linear transfer function given by:

ω

(35)

=

α

1

2

- (*kh*)2

2

2 6

lines perpendicular to the y-axis with cosθ replaced by sinθ in Equation 33.

For large amplitude waves [*H *= *O*(*h*)], higher harmonic components (2ω,

3ω, etc.) are generated due to the nonlinear terms in the governing equations.

These waves are often called bound waves since they are attached to the primary

wave and travel at its phase speed, *C *= ω/*k*, instead of the phase speed of a free

wave at the corresponding frequency. The wave shape also changes from the

sinusoidal shape assumed in Equation 32 to an asymmetric one with peaked

crests and broad shallow troughs. If linear wave conditions are imposed at the

boundaries, the numerical model will generate free higher harmonic components

with the same magnitude but 180 deg out of phase with the bound waves at the

wavemaker to satisfy the linear boundary condition. The presence of bound and

free higher frequency waves that travel at different speeds will lead to a spatially

nonhomogenous wave field with the wave height and shape changing continu-

ously over the computational domain.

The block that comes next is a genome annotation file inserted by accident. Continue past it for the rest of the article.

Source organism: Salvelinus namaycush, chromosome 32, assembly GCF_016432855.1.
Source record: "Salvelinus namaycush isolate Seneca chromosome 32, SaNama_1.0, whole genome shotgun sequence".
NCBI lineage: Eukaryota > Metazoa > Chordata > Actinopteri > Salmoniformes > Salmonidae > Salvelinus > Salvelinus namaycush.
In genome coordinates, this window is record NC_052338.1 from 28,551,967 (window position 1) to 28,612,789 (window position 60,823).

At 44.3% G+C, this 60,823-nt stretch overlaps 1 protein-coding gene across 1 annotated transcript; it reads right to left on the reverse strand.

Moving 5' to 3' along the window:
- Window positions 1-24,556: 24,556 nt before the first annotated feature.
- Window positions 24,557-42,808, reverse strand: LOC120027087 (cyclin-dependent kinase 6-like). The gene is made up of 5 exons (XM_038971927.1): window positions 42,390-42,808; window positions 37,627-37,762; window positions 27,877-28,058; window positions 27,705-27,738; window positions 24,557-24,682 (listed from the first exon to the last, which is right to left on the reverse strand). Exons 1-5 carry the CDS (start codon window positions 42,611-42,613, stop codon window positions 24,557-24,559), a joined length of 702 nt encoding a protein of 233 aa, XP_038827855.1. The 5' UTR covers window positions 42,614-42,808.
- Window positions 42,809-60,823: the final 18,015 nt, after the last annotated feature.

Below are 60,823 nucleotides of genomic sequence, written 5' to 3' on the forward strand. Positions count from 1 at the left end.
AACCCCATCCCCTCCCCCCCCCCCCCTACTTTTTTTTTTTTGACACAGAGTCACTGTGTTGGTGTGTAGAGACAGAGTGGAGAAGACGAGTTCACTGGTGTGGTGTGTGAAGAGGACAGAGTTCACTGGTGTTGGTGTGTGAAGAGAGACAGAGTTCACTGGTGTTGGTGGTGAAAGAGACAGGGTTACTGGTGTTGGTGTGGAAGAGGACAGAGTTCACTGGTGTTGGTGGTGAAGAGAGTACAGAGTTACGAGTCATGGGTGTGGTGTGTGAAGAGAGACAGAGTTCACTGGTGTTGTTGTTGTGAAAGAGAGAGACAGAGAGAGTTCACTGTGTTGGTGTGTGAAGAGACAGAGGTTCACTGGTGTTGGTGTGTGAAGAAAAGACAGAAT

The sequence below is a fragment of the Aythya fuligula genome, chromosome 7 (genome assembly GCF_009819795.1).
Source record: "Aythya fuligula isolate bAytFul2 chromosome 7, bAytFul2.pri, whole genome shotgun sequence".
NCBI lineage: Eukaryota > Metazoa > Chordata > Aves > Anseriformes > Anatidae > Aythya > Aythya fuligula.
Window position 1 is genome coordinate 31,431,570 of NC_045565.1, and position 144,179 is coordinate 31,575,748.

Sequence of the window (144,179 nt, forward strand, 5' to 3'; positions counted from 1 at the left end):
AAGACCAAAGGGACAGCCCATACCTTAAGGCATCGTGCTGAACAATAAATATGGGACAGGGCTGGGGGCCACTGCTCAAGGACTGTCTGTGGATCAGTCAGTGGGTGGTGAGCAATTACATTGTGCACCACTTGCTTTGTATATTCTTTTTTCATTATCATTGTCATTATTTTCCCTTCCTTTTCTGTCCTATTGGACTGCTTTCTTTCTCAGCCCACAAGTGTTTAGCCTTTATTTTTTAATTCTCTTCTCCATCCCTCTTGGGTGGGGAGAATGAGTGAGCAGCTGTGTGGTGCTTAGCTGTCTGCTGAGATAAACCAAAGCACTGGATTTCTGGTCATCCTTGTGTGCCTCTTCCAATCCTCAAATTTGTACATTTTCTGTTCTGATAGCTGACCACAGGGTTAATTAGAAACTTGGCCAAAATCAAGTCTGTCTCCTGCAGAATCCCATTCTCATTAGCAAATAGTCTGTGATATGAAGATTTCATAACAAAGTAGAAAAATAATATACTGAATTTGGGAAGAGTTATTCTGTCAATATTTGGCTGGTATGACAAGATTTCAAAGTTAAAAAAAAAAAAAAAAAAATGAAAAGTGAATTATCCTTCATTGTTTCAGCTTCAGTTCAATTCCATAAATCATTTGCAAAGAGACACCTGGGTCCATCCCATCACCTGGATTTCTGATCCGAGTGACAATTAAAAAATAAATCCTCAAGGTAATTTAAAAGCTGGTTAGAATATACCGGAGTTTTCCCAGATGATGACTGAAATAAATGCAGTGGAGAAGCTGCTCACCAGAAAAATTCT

The Fourier approximation method of Rienecker and Fenton (1981) has been

used to solve the weakly nonlinear form of the Boussinesq equations and develop

nonlinear boundary conditions for the generation of large-amplitude regular

waves in shallow water. The partial differential Equations 4 to 6 are initially

transformed into a set of coupled nonlinear ordinary differential equations in

terms of a moving coordinate system, ξ = *x * *C t*. The velocity variable *u*α is

expanded as a Fourier series and substituted into the governing equations, which

are evaluated at a finite number of collocation points over half a wavelength to

yield a system of nonlinear algebraic equations. A Newton-Raphson iterative

procedure is used to solve the nonlinear equations for the unknown values of the

free surface displacement at the collocation points, the Fourier coefficients, the

wave number, and the phase speed. Details of the technique are provided in

Appendix A.

conditions are typically expressed in the form of a wave spectrum, which

describes the frequency distribution of wave energy. Different parametric shapes

have been proposed for wave spectra including:

deep water, which is defined in terms of the wind speed.

spectrum but is defined in terms of the significant wave height and peak

period.

17

Chapter 3 Numerical Solution

Integrated Publishing, Inc. |